joshsternberg
The Republicans, I think, at first were a little like, ‘Oh, he’s a satirist who uses scorn and ridicule against Republicans,’ and then after they got to meet me, they were like, ‘Oh, he’s a comedian,’” Franken told POLITICO. “‘He’s a comedian. He’s got a good sense of humor. He likes to laugh. I get it.’ And that kind of went away, that first initial trepidation, I think went away very quickly.
The Lost Weekend Update Anchors
Al Franken (1994)
Senator Al Franken, who had been with SNL as a writer and featured player on and off for most of the show’s run, had his eye on the Weekend Update desk after Kevin Nealon vacated the position in 1994. He fought hard to win the job, but Lorne Michaels and the network chose Norm Macdonald over him. Franken felt so disappointed and betrayed that he left the show at the end of the season. Al Franken has long been a politically savvy comedian (recently parlaying this into a seat in the U.S. Senate) and his current event expertise would have been put to great use on Weekend Update, as long as he focused on comedy instead of using the fake news job as a platform for his political positions, which, let’s face it, is probably what would have happened.
More —> Splitsider

The Lost Weekend Update Anchors

Al Franken (1994)

Senator Al Franken, who had been with SNL as a writer and featured player on and off for most of the show’s run, had his eye on the Weekend Update desk after Kevin Nealon vacated the position in 1994. He fought hard to win the job, but Lorne Michaels and the network chose Norm Macdonald over him. Franken felt so disappointed and betrayed that he left the show at the end of the season. Al Franken has long been a politically savvy comedian (recently parlaying this into a seat in the U.S. Senate) and his current event expertise would have been put to great use on Weekend Update, as long as he focused on comedy instead of using the fake news job as a platform for his political positions, which, let’s face it, is probably what would have happened.

More —> Splitsider

 ”Our warnings are no longer speculation. Google, Verizon, ATT and Comcast are about to turn the Internet into cable TV —- where their favored websites and content will move fast, and everyone else will be left without a voice. These companies will kill the Web as an engine for free speech and equal opportunity. It is time for us all to stand up or get rolled." - Al Franken speaking Thursday evening before an FCC public hearing on “Net Neutrality,” Franken insisted that the U.S. government cannot allow companies to write the rules by which they’ll later be forced to play.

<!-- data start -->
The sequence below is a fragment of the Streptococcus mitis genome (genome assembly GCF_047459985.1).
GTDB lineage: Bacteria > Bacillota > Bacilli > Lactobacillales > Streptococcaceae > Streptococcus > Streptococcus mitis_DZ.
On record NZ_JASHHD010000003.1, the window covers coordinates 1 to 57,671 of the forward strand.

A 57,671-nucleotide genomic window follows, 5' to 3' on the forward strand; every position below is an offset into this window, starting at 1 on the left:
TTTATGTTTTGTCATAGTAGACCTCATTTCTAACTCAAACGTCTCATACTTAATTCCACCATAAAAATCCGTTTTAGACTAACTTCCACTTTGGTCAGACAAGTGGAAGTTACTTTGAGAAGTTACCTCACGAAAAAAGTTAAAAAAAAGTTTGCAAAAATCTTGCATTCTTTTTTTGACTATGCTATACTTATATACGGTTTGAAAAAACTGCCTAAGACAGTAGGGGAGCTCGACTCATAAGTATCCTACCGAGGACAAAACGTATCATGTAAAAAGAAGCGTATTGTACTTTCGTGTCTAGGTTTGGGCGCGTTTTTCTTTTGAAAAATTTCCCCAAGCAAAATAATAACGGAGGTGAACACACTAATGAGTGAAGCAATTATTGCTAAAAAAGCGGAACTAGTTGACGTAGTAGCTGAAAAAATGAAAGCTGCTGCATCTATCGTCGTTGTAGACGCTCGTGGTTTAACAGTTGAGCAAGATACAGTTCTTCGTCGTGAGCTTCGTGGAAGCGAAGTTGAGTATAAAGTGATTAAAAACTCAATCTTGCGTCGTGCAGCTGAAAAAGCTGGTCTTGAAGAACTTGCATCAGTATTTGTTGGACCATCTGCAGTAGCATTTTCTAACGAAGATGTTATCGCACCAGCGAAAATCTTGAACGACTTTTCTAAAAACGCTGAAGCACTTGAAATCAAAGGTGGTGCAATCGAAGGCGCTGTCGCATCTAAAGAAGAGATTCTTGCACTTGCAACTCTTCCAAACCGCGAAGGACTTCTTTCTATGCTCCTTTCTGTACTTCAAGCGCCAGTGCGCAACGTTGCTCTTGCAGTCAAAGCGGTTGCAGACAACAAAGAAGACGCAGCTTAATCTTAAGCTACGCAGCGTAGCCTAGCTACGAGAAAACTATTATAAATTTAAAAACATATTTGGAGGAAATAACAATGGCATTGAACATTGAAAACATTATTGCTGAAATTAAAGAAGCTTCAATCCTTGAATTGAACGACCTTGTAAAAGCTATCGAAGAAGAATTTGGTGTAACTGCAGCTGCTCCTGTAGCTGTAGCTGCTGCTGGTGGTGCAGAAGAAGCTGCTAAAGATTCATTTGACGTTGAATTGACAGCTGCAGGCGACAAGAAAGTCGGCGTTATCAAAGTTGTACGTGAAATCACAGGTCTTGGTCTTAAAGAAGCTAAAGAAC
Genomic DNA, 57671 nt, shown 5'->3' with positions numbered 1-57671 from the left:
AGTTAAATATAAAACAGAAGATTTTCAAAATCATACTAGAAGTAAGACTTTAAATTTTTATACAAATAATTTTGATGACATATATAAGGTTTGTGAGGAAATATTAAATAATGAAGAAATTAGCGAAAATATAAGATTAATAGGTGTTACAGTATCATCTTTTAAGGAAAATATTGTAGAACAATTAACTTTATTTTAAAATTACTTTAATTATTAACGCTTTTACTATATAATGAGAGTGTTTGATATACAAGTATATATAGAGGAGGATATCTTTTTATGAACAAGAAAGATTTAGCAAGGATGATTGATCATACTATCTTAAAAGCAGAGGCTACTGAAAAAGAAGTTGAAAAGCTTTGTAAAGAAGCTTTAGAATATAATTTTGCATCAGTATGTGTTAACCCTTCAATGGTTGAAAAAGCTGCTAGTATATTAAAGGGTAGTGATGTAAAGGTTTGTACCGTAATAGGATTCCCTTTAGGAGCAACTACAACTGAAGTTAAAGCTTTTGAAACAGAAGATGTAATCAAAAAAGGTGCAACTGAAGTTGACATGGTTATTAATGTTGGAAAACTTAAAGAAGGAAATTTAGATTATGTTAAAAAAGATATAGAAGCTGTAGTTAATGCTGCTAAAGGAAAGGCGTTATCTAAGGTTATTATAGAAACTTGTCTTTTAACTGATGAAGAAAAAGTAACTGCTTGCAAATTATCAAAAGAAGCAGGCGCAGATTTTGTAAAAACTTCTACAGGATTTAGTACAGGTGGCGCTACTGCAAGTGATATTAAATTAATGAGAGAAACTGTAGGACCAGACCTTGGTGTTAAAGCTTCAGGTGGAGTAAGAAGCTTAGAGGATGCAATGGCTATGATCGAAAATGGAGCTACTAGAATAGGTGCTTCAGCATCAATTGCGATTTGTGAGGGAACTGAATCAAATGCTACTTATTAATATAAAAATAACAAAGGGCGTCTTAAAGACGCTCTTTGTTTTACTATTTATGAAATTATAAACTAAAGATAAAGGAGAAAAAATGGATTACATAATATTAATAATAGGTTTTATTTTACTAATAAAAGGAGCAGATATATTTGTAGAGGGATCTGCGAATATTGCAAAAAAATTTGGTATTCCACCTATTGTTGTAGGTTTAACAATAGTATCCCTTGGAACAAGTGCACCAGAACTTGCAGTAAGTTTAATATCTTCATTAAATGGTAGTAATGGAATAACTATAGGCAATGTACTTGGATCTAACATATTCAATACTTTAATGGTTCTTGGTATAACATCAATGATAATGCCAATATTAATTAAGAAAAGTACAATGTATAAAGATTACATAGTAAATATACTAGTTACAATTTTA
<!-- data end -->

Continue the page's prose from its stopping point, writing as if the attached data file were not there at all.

more at rawstory


I don’t know how many of you have been to New York, but if a building is two blocks away from anything, you can’t see it," (Franken formerly resided in NYC for many years)

Franken got in a joke, as well: “It’s a community center. They’re going to have a gym. They’re going to have point guards. Muslim point guards.”

“They (Republicans) do this every two years. They try to find a wedge issue, and they try to work it.

Sen. Al Franken (D-MN) is slamming conservative opposition to the Muslim community center project near Ground Zero.

TPM

On the campaign trail, Al Franken was wonkish — understandably so. During the long recount and legal challenge of his 2008 Senate race, which resulted in Franken’s win by 312 votes, people who worked with the comedian said he was intensely disciplined and focused, with nary a snarky remark, even in private.

The satirist died when the senator took office.

…Thus, it was heartening to see him make at least a feeble attempt at mocking this enfeebled institution the other day, grimacing during remarks by the dour Senator Mitch McConnell.

“This isn’t Saturday Night Live, Al,” McConnell scolded Franken. Franken promptly apologized. Months earlier, John McCain was upset at another Franken breach, when he refused to grant a fellow senator more bloviating time beyond his allotment.

“It harms the comity of the Senate,” McCain complained.

If ever there was a place in need of more comedy, and less comity, it’s the U.S. Senate.

Cobwebbed by senseless rituals, speeches which no one listens to and rules that make it all but impossible to act on the will of the people, the Senate cries for more ridicule, decorum breaches and old-fashioned wit.

The Mirthless Senate - NYTimes